Carlin’s Conventions, Issue 9

Redefining Productivity

I’ve never done well with idle time. I’m someone who likes to be constantly busy, from taking a full course load to attending two meetings in one lunch period to having multiple after-school activities most weekdays.

For most of my life, sitting completely unoccupied at home has been a foreign concept to me. Even when I don’t have real schoolwork, I feel pressure to be doing something, whether that means reading or planning the week ahead of me. Yes, I do scroll through Instagram and fall down YouTube rabbit holes just like most other teenagers. But often I feel guilty for doing so: for being unproductive, for wasting my time, for expending my energy and brain cells on trivial things.

So when an impromptu week-long break with reduced school work appeared on my schedule, I found myself antsy for some activity. I picked up a book. I went for a few runs. I took my dog for a long walk. I made some progress on my Independent Study, an online computer programming course.

There was a lot of time that week, though, where I felt like I wasn’t doing “enough.” Checking the time often made me feel anxious. It’s 5:30 P.M. already? I’ve wasted my whole day doing nothing! Even though there was information to process, uncertainty to be wrestled with and a “new normal” to adjust to––all of which took, for me, a grossly underestimated amount of time and energy––I chastised myself for not putting these processes on the back burner in favor of fulfilling more “worthwhile” responsibilities.

I’d grown up under the impression that learning “time management” was regarded as a necessity for adolescents––particularly high schoolers. I knew that by the time I entered college, I was supposed to be able to hold myself accountable for completing everything I’d been assigned, to fit each task into my schedule like a jigsaw puzzle.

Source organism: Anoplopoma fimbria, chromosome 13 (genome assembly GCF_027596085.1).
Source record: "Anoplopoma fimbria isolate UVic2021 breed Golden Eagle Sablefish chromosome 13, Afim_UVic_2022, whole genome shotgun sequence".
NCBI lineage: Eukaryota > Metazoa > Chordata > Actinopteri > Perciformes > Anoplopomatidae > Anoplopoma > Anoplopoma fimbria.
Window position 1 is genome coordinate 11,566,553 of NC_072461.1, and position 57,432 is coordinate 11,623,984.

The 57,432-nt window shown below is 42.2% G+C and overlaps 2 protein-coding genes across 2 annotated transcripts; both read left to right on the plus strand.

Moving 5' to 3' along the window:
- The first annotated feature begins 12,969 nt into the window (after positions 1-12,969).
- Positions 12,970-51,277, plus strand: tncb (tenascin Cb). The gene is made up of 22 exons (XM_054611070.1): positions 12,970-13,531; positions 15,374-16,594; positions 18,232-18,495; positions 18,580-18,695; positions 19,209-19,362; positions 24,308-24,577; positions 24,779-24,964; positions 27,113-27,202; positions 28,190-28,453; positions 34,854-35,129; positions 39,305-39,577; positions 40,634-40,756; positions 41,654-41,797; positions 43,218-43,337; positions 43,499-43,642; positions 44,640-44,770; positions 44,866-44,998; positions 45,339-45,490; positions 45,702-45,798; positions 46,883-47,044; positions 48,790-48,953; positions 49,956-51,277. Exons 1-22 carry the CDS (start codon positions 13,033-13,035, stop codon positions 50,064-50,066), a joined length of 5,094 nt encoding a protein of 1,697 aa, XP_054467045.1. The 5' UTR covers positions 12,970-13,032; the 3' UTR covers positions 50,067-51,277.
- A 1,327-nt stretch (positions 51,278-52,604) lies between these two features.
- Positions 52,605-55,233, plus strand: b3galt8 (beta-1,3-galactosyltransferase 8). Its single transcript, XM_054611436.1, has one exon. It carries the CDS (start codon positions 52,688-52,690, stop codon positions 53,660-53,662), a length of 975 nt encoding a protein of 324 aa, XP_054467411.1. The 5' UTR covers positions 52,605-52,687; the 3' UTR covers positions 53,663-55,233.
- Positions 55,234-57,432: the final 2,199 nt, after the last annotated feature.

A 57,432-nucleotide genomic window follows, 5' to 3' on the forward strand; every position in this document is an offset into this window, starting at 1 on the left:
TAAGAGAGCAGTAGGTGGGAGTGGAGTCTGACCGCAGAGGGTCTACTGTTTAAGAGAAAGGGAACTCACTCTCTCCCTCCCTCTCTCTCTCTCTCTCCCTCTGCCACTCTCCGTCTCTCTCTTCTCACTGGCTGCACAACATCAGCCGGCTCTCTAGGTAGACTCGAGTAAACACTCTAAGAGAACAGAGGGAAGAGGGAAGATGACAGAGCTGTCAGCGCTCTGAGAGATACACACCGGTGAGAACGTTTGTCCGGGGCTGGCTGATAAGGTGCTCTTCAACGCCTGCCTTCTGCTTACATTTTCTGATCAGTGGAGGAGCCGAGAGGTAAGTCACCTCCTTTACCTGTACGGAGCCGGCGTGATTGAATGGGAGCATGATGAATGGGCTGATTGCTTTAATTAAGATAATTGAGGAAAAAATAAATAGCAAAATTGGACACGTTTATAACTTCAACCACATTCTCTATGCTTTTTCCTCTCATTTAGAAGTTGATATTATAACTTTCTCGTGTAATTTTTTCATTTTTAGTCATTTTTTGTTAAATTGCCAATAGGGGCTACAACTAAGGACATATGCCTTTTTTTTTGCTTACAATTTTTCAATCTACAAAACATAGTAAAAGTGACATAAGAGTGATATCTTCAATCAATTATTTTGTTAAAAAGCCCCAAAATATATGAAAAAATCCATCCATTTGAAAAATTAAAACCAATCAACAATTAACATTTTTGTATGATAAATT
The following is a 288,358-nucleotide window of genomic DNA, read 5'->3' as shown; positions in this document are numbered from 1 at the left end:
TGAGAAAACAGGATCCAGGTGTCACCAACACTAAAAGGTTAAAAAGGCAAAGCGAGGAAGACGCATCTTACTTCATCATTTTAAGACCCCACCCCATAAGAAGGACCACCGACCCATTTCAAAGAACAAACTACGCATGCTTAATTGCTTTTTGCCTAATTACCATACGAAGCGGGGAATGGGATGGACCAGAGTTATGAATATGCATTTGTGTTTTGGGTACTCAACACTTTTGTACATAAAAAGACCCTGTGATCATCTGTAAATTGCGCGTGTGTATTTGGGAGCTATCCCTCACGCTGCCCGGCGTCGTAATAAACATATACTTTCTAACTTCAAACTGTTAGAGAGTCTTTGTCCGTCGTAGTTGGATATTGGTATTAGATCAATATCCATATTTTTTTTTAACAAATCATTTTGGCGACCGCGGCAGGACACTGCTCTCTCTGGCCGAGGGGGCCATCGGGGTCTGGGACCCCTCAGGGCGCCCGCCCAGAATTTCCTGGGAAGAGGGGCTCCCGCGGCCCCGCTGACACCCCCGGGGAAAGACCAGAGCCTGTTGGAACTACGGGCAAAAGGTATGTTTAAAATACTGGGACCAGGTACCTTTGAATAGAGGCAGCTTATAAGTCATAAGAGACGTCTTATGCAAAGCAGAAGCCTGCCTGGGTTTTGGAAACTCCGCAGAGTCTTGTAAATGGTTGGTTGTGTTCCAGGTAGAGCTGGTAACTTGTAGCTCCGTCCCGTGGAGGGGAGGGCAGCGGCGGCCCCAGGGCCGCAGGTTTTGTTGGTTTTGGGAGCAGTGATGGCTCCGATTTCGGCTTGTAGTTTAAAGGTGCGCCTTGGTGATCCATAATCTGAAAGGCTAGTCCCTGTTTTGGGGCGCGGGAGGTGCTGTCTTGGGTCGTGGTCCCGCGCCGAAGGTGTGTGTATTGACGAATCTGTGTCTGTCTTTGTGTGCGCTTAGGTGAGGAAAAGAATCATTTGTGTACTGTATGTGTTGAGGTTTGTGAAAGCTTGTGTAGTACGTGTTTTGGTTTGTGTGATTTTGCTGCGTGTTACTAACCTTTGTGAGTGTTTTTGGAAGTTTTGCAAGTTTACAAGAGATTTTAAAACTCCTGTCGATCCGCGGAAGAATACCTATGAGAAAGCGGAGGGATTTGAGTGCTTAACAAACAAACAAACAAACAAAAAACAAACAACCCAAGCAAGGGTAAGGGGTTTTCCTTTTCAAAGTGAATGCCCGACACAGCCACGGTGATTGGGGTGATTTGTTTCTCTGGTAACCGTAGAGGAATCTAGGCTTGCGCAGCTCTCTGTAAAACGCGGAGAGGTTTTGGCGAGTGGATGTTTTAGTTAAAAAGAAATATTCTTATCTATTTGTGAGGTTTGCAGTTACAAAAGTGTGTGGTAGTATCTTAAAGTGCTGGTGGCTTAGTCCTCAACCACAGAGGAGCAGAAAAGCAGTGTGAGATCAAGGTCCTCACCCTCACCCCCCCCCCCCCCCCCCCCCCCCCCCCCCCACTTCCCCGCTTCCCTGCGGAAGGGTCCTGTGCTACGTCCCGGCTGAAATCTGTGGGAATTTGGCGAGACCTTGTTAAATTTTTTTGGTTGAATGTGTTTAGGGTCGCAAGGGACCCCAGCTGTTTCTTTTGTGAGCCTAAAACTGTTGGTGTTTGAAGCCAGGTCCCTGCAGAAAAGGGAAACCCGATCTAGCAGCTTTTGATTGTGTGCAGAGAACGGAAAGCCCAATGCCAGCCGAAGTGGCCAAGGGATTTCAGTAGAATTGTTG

But somewhere along the way, I’d lost sight of the difference between managing my time well and feeling compelled to always be productive. I would invent tasks for myself––organize my room, read two chapters in my book, watch three TED Talks––not because I wanted or needed to get them done, but because if I didn’t check boxes on my to-do list, I would feel ineffective that day. I’ve always considered my work ethic my biggest strength, but when that discipline kicked into overdrive, it often interfered with my self-compassion.

So when I started seeing news articles and social media posts about cutting oneself slack for unproductivity while in quarantine, I paused. The authors, whether they were psychologists or influencers, had the same message: in a time of extreme volatility, sometimes it is necessary––let alone merely acceptable––to sit with emotions instead of trying to bury them under one’s obligations. In fact, permitting oneself to be unproductive is, in itself, a form of productivity––just as professional athletes take time to recover when they’re injured, taking mental “days off” during a difficult period will ultimately benefit one’s psyche.

Whether or not you experience the same “productivity pressure” that I do, it’s important to practice self-compassion––every day, but particularly in this moment–– and tune in to your emotional needs, even if it feels idle to do so. Navigating an unpredictable period like this one requires a kind of productivity that can’t always be achieved solely by completing school assignments and reorganizing your closet. If you need a Netflix binge or a stress-baking session somewhere in there, go for it.